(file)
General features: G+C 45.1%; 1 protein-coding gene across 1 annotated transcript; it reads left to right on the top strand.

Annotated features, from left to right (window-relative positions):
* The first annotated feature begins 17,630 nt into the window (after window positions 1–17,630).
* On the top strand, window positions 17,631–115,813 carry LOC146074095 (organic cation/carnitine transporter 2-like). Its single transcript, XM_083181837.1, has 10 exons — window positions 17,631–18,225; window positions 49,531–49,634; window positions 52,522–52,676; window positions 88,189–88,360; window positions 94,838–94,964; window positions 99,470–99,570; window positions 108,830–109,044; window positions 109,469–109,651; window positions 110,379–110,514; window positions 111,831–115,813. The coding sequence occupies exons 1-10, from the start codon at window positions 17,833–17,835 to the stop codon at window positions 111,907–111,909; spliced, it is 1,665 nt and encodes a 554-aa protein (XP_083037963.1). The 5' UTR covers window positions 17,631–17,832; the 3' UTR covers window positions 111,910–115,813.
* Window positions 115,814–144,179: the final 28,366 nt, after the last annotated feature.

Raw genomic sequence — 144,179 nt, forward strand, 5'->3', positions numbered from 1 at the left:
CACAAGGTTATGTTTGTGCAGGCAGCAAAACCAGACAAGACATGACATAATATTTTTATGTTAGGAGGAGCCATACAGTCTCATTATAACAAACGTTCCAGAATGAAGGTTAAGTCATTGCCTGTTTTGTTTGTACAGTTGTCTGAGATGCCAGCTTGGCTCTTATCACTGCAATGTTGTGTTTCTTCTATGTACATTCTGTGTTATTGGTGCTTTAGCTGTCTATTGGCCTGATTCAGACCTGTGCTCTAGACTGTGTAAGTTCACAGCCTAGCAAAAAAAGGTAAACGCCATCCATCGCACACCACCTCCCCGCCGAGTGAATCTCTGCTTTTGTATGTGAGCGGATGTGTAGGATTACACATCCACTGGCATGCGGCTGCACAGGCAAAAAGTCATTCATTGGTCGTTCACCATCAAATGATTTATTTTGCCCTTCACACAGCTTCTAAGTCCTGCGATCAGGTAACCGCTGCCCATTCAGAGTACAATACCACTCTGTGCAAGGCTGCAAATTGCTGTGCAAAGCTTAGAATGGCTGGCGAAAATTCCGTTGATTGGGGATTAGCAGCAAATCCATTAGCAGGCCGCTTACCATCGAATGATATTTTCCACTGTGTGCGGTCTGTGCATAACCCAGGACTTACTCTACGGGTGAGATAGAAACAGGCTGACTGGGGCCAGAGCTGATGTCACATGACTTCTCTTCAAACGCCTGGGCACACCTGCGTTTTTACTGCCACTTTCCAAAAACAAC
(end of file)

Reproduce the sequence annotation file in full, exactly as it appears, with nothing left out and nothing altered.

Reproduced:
General features: G+C 45.1%; 1 protein-coding gene across 1 annotated transcript; it reads left to right on the top strand.

Annotated features, from left to right (window-relative positions):
* The first annotated feature begins 17,630 nt into the window (after window positions 1–17,630).
* On the top strand, window positions 17,631–115,813 carry LOC146074095 (organic cation/carnitine transporter 2-like). Its single transcript, XM_083181837.1, has 10 exons — window positions 17,631–18,225; window positions 49,531–49,634; window positions 52,522–52,676; window positions 88,189–88,360; window positions 94,838–94,964; window positions 99,470–99,570; window positions 108,830–109,044; window positions 109,469–109,651; window positions 110,379–110,514; window positions 111,831–115,813. The coding sequence occupies exons 1-10, from the start codon at window positions 17,833–17,835 to the stop codon at window positions 111,907–111,909; spliced, it is 1,665 nt and encodes a 554-aa protein (XP_083037963.1). The 5' UTR covers window positions 17,631–17,832; the 3' UTR covers window positions 111,910–115,813.
* Window positions 115,814–144,179: the final 28,366 nt, after the last annotated feature.

Raw genomic sequence — 144,179 nt, forward strand, 5'->3', positions numbered from 1 at the left:
CACAAGGTTATGTTTGTGCAGGCAGCAAAACCAGACAAGACATGACATAATATTTTTATGTTAGGAGGAGCCATACAGTCTCATTATAACAAACGTTCCAGAATGAAGGTTAAGTCATTGCCTGTTTTGTTTGTACAGTTGTCTGAGATGCCAGCTTGGCTCTTATCACTGCAATGTTGTGTTTCTTCTATGTACATTCTGTGTTATTGGTGCTTTAGCTGTCTATTGGCCTGATTCAGACCTGTGCTCTAGACTGTGTAAGTTCACAGCCTAGCAAAAAAAGGTAAACGCCATCCATCGCACACCACCTCCCCGCCGAGTGAATCTCTGCTTTTGTATGTGAGCGGATGTGTAGGATTACACATCCACTGGCATGCGGCTGCACAGGCAAAAAGTCATTCATTGGTCGTTCACCATCAAATGATTTATTTTGCCCTTCACACAGCTTCTAAGTCCTGCGATCAGGTAACCGCTGCCCATTCAGAGTACAATACCACTCTGTGCAAGGCTGCAAATTGCTGTGCAAAGCTTAGAATGGCTGGCGAAAATTCCGTTGATTGGGGATTAGCAGCAAATCCATTAGCAGGCCGCTTACCATCGAATGATATTTTCCACTGTGTGCGGTCTGTGCATAACCCAGGACTTACTCTACGGGTGAGATAGAAACAGGCTGACTGGGGCCAGAGCTGATGTCACATGACTTCTCTTCAAACGCCTGGGCACACCTGCGTTTTTACTGCCACTTTCCAAAAACAAC